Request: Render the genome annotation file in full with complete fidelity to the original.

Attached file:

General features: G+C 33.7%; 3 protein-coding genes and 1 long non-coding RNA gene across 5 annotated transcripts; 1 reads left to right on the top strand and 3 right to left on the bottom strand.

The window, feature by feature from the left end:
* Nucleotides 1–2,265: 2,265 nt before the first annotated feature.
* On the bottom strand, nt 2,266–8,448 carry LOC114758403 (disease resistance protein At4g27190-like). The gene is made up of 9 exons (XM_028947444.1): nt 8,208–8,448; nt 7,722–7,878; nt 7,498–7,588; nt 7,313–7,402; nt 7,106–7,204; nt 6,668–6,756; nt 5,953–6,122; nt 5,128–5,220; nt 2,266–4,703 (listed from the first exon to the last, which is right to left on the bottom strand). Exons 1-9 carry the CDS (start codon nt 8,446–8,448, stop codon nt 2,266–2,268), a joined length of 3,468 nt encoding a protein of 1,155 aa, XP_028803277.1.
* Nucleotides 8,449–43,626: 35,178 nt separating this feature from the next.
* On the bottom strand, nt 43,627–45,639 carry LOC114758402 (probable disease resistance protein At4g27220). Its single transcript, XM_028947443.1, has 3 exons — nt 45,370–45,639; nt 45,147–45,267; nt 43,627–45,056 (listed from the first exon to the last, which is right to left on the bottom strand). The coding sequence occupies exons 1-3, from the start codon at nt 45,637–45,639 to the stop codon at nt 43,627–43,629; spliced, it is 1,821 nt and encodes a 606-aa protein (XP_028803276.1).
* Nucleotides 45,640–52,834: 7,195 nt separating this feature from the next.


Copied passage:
General features: G+C 33.7%; 3 protein-coding genes and 1 long non-coding RNA gene across 5 annotated transcripts; 1 reads left to right on the top strand and 3 right to left on the bottom strand.

The window, feature by feature from the left end:
* Nucleotides 1–2,265: 2,265 nt before the first annotated feature.
* On the bottom strand, nt 2,266–8,448 carry LOC114758403 (disease resistance protein At4g27190-like). The gene is made up of 9 exons (XM_028947444.1): nt 8,208–8,448; nt 7,722–7,878; nt 7,498–7,588; nt 7,313–7,402; nt 7,106–7,204; nt 6,668–6,756; nt 5,953–6,122; nt 5,128–5,220; nt 2,266–4,703 (listed from the first exon to the last, which is right to left on the bottom strand). Exons 1-9 carry the CDS (start codon nt 8,446–8,448, stop codon nt 2,266–2,268), a joined length of 3,468 nt encoding a protein of 1,155 aa, XP_028803277.1.
* Nucleotides 8,449–43,626: 35,178 nt separating this feature from the next.
* On the bottom strand, nt 43,627–45,639 carry LOC114758402 (probable disease resistance protein At4g27220). Its single transcript, XM_028947443.1, has 3 exons — nt 45,370–45,639; nt 45,147–45,267; nt 43,627–45,056 (listed from the first exon to the last, which is right to left on the bottom strand). The coding sequence occupies exons 1-3, from the start codon at nt 45,637–45,639 to the stop codon at nt 43,627–43,629; spliced, it is 1,821 nt and encodes a 606-aa protein (XP_028803276.1).
* Nucleotides 45,640–52,834: 7,195 nt separating this feature from the next.